If the level of the directional signal Smax deviates from the omnidirectional signal Somni, this is an indication that the microphone output signals have a phase difference. This fact can be utilized to match the phases of the two microphone signals.

In accordance with the first form of embodiment of this invention, a check is therefore made to determine whether the level of the output signal of the differential directional microphone is above that of the omnidirectional signal. If this is the case, this level difference is minimized by an adaptive, frequency-selective transit time compensation in individual frequency bands and a phase matching of the microphones is thus achieved. An ideal matching is possible if the signal waves are in the 0° direction relative to the microphone at some time during the matching. In this situation the increase in the output signal of the differential directional microphone is greatest compared to the omnidirectional signal, because the directional signal then corresponds to the signal Smax shown in FIG. 5 (see also directional diagram in FIG. 4 above).

A circuit diagram showing the principle of this method is shown in FIG. 6. The microphone output signals x1 and x2 of microphones M1 and M2 are first subjected to a directional processing DV corresponding to the principle in FIG. 2. During this process, the output signal X2 is delayed by the delay unit D for phase matching by the transit time ΔT. In the example chosen, the directional processing DV takes place corresponding to the formula
y1(t)=x1(t)−x2(t−T0)+a[x1(t−T0)−x2(t)].

whereby T0 is the sound transit time between the two microphones and a is an adaptive control parameter.

The output signal y1(t) of the directional processing DV is compensated in the compensator K corresponding to the formula
y2(t)=y1(t)+y2(t−2*T0)
in order to achieve an even frequency response. The level is now estimated from the output signal y2(t) in a level estimation unit PS.

In parallel with this, the microphone signals are subjected to omnidirectional processing ODV according to the following formula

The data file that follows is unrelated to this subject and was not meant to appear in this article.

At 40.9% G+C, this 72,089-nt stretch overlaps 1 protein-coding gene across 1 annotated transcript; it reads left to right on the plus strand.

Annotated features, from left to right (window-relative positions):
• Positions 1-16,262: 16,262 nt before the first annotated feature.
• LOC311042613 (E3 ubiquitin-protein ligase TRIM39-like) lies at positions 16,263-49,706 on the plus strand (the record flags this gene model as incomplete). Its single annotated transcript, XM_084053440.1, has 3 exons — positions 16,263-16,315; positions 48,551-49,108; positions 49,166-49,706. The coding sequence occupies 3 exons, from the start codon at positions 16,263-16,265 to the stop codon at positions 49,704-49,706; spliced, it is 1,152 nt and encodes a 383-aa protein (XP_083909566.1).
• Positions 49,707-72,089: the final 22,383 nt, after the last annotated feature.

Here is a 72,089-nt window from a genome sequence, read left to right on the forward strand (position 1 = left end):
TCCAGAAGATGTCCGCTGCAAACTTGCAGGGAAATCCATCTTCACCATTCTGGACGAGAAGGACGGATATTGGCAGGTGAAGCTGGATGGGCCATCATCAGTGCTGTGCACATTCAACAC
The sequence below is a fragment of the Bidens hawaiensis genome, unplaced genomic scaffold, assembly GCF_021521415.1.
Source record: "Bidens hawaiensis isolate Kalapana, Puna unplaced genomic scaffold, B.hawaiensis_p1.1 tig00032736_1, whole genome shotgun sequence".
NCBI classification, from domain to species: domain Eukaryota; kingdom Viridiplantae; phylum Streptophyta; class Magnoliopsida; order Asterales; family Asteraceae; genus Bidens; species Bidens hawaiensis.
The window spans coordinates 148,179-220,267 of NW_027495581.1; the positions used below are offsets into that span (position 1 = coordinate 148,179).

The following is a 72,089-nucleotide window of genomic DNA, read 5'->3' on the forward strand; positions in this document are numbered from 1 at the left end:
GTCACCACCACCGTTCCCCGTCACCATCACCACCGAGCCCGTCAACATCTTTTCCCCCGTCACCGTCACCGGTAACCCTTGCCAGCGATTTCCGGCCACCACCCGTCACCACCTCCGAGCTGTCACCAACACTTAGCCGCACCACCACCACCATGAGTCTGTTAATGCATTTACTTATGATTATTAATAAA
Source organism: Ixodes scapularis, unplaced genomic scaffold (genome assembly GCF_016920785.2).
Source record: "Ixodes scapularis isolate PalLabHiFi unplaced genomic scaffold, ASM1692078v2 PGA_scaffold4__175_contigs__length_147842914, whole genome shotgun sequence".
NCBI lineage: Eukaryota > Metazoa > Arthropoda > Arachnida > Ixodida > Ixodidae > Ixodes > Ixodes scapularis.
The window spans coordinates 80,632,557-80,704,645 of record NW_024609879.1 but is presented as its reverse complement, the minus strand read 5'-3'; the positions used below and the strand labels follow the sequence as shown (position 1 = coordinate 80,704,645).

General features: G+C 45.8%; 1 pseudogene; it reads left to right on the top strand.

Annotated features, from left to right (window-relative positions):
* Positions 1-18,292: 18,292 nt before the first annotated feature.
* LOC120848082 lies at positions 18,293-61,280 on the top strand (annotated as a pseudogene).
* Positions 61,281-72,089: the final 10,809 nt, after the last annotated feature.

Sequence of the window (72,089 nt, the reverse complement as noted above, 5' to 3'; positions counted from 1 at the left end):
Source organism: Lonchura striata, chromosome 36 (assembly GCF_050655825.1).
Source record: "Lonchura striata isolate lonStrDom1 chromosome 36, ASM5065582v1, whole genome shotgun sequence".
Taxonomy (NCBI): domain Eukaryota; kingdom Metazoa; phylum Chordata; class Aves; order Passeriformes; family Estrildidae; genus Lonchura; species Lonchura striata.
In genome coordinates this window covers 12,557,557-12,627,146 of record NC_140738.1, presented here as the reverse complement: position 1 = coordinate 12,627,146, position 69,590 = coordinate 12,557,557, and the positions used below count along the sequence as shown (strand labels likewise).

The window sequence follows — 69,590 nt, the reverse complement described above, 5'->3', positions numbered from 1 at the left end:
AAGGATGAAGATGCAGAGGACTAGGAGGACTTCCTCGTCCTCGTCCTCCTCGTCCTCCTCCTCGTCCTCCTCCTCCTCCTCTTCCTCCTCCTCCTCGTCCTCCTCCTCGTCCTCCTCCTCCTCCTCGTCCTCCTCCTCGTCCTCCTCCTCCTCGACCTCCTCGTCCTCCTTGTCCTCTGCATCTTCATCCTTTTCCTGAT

y1′(t)=x1(t)−x1(t−T0)+[x2(t)−x2(t−T0)]

The output signal y1′(t) of the omnidirectional processing ODV is in turn compensated in a compensator K corresponding to the formula
y2′(t)=y1′(t)+y2(t−2*T0)

The level of the resulting signal y2′(t) is then also estimated by a level estimation unit PSO.

The two estimated levels are compared with one another in a comparison unit V. If the level of the directional signal is greater than that of the omnidirectional signal, an enable signal is generated by means of which a phase matching is activated in a matching unit A. The level difference between the two estimated levels determined with the aid of a subtractor is a further input signal to the matching unit A. From this, a suitable new transit time difference ΔT is specified in the matching unit A and is transmitted to the delay unit D.

In a matching phase, usually at the start of use of a hearing aid or when the hearing aid is reset, the matching control circuit shown in FIG. 6 is run through several times. In this way, the phase difference between the two microphone signals can be reduced to zero step-by-step. This method, however, has the disadvantage that where there is microphone noise that superimposes on the incidental signals it can cause changes in the level of the calculated signals to occur that could impair the achievable phase matching.

For this reason, a second method in accordance with a second form of embodiment of the invention is provided for phase matching. This second method is based on the concept that where the level of the differential directional microphone is above the level of the omnidirectional signal, the microphones have a transit time difference in individual frequency bands that is greater than the physically possible sound transit time between the microphones, that is determined by the microphone distance. It is therefore possible to also achieve microphone matching by adaptively limiting the measurable delay of both microphone signals in individual frequency bands to this physically possible value. An ideal matching can thus be achieved not later than when a signal from the 0° direction arrives.